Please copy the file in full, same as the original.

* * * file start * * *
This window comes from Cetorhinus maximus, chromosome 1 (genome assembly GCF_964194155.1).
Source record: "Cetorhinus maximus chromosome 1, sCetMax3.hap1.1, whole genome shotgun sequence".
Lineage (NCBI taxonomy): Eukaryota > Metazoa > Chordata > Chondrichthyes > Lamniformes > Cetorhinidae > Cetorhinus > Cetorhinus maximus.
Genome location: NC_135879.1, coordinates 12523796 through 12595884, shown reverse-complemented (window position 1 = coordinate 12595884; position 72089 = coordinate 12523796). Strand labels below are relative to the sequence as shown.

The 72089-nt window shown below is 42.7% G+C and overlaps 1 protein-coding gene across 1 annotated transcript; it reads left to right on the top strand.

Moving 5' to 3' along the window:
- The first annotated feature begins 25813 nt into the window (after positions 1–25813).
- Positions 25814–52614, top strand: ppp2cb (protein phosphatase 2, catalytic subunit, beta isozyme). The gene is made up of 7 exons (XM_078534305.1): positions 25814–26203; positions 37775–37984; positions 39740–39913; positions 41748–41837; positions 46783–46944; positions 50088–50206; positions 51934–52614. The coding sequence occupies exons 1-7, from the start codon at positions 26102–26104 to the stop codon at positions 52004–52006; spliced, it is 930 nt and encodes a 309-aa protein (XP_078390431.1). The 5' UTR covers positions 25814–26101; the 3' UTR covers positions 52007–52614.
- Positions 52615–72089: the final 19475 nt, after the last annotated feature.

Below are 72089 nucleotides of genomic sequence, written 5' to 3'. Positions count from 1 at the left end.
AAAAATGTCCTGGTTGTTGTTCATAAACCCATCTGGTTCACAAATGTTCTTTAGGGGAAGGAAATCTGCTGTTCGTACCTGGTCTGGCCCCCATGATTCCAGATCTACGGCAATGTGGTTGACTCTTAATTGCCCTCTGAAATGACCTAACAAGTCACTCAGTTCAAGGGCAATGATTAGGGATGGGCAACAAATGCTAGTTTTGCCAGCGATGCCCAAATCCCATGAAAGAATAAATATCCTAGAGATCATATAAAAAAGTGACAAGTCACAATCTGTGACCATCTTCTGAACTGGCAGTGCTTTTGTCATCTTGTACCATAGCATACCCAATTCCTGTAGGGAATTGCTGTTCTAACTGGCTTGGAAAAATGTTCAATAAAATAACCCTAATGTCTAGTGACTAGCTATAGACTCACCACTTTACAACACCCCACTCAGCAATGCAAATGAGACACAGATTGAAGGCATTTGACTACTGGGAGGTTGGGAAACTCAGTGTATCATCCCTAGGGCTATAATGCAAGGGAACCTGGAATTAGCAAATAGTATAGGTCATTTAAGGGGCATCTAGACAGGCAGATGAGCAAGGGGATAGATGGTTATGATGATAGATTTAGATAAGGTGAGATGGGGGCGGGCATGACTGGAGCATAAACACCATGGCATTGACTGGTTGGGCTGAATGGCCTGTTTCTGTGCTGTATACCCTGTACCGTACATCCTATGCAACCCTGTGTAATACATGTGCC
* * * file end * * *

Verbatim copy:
This window comes from Cetorhinus maximus, chromosome 1 (genome assembly GCF_964194155.1).
Source record: "Cetorhinus maximus chromosome 1, sCetMax3.hap1.1, whole genome shotgun sequence".
Lineage (NCBI taxonomy): Eukaryota > Metazoa > Chordata > Chondrichthyes > Lamniformes > Cetorhinidae > Cetorhinus > Cetorhinus maximus.
Genome location: NC_135879.1, coordinates 12523796 through 12595884, shown reverse-complemented (window position 1 = coordinate 12595884; position 72089 = coordinate 12523796). Strand labels below are relative to the sequence as shown.

The 72089-nt window shown below is 42.7% G+C and overlaps 1 protein-coding gene across 1 annotated transcript; it reads left to right on the top strand.

Moving 5' to 3' along the window:
- The first annotated feature begins 25813 nt into the window (after positions 1–25813).
- Positions 25814–52614, top strand: ppp2cb (protein phosphatase 2, catalytic subunit, beta isozyme). The gene is made up of 7 exons (XM_078534305.1): positions 25814–26203; positions 37775–37984; positions 39740–39913; positions 41748–41837; positions 46783–46944; positions 50088–50206; positions 51934–52614. The coding sequence occupies exons 1-7, from the start codon at positions 26102–26104 to the stop codon at positions 52004–52006; spliced, it is 930 nt and encodes a 309-aa protein (XP_078390431.1). The 5' UTR covers positions 25814–26101; the 3' UTR covers positions 52007–52614.
- Positions 52615–72089: the final 19475 nt, after the last annotated feature.

Below are 72089 nucleotides of genomic sequence, written 5' to 3'. Positions count from 1 at the left end.
AAAAATGTCCTGGTTGTTGTTCATAAACCCATCTGGTTCACAAATGTTCTTTAGGGGAAGGAAATCTGCTGTTCGTACCTGGTCTGGCCCCCATGATTCCAGATCTACGGCAATGTGGTTGACTCTTAATTGCCCTCTGAAATGACCTAACAAGTCACTCAGTTCAAGGGCAATGATTAGGGATGGGCAACAAATGCTAGTTTTGCCAGCGATGCCCAAATCCCATGAAAGAATAAATATCCTAGAGATCATATAAAAAAGTGACAAGTCACAATCTGTGACCATCTTCTGAACTGGCAGTGCTTTTGTCATCTTGTACCATAGCATACCCAATTCCTGTAGGGAATTGCTGTTCTAACTGGCTTGGAAAAATGTTCAATAAAATAACCCTAATGTCTAGTGACTAGCTATAGACTCACCACTTTACAACACCCCACTCAGCAATGCAAATGAGACACAGATTGAAGGCATTTGACTACTGGGAGGTTGGGAAACTCAGTGTATCATCCCTAGGGCTATAATGCAAGGGAACCTGGAATTAGCAAATAGTATAGGTCATTTAAGGGGCATCTAGACAGGCAGATGAGCAAGGGGATAGATGGTTATGATGATAGATTTAGATAAGGTGAGATGGGGGCGGGCATGACTGGAGCATAAACACCATGGCATTGACTGGTTGGGCTGAATGGCCTGTTTCTGTGCTGTATACCCTGTACCGTACATCCTATGCAACCCTGTGTAATACATGTGCC